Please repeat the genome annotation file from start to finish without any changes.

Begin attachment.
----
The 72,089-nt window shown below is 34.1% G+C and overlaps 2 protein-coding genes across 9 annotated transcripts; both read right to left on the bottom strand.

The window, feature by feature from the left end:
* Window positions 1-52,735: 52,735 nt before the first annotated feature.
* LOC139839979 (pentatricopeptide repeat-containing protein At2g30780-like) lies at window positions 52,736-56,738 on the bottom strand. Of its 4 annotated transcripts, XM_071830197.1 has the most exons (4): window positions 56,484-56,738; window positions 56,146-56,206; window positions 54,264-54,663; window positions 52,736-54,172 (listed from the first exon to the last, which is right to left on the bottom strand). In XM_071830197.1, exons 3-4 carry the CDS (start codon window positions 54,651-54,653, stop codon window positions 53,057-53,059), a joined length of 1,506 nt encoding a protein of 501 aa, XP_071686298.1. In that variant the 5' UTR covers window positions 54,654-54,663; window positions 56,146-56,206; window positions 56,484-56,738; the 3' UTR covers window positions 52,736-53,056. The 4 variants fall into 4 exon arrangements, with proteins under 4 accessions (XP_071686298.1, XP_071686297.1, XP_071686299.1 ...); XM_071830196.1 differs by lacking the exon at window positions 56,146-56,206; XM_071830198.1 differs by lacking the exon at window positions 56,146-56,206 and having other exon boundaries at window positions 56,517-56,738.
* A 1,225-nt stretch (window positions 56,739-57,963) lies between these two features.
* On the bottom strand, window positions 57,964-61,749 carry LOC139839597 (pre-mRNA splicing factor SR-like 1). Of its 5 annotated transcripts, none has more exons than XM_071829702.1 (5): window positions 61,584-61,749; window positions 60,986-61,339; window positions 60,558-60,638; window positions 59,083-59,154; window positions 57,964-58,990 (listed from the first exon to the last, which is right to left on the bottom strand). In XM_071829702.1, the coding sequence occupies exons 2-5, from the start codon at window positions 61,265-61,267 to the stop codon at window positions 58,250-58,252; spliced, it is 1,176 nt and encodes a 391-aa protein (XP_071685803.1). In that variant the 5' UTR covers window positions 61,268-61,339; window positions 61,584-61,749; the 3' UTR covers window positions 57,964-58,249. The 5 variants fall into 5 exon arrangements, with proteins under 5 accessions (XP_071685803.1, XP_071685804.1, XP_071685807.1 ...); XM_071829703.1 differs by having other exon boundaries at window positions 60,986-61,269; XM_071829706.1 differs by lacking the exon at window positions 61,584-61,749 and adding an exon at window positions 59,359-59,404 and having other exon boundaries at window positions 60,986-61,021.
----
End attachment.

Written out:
The 72,089-nt window shown below is 34.1% G+C and overlaps 2 protein-coding genes across 9 annotated transcripts; both read right to left on the bottom strand.

The window, feature by feature from the left end:
* Window positions 1-52,735: 52,735 nt before the first annotated feature.
* LOC139839979 (pentatricopeptide repeat-containing protein At2g30780-like) lies at window positions 52,736-56,738 on the bottom strand. Of its 4 annotated transcripts, XM_071830197.1 has the most exons (4): window positions 56,484-56,738; window positions 56,146-56,206; window positions 54,264-54,663; window positions 52,736-54,172 (listed from the first exon to the last, which is right to left on the bottom strand). In XM_071830197.1, exons 3-4 carry the CDS (start codon window positions 54,651-54,653, stop codon window positions 53,057-53,059), a joined length of 1,506 nt encoding a protein of 501 aa, XP_071686298.1. In that variant the 5' UTR covers window positions 54,654-54,663; window positions 56,146-56,206; window positions 56,484-56,738; the 3' UTR covers window positions 52,736-53,056. The 4 variants fall into 4 exon arrangements, with proteins under 4 accessions (XP_071686298.1, XP_071686297.1, XP_071686299.1 ...); XM_071830196.1 differs by lacking the exon at window positions 56,146-56,206; XM_071830198.1 differs by lacking the exon at window positions 56,146-56,206 and having other exon boundaries at window positions 56,517-56,738.
* A 1,225-nt stretch (window positions 56,739-57,963) lies between these two features.
* On the bottom strand, window positions 57,964-61,749 carry LOC139839597 (pre-mRNA splicing factor SR-like 1). Of its 5 annotated transcripts, none has more exons than XM_071829702.1 (5): window positions 61,584-61,749; window positions 60,986-61,339; window positions 60,558-60,638; window positions 59,083-59,154; window positions 57,964-58,990 (listed from the first exon to the last, which is right to left on the bottom strand). In XM_071829702.1, the coding sequence occupies exons 2-5, from the start codon at window positions 61,265-61,267 to the stop codon at window positions 58,250-58,252; spliced, it is 1,176 nt and encodes a 391-aa protein (XP_071685803.1). In that variant the 5' UTR covers window positions 61,268-61,339; window positions 61,584-61,749; the 3' UTR covers window positions 57,964-58,249. The 5 variants fall into 5 exon arrangements, with proteins under 5 accessions (XP_071685803.1, XP_071685804.1, XP_071685807.1 ...); XM_071829703.1 differs by having other exon boundaries at window positions 60,986-61,269; XM_071829706.1 differs by lacking the exon at window positions 61,584-61,749 and adding an exon at window positions 59,359-59,404 and having other exon boundaries at window positions 60,986-61,021.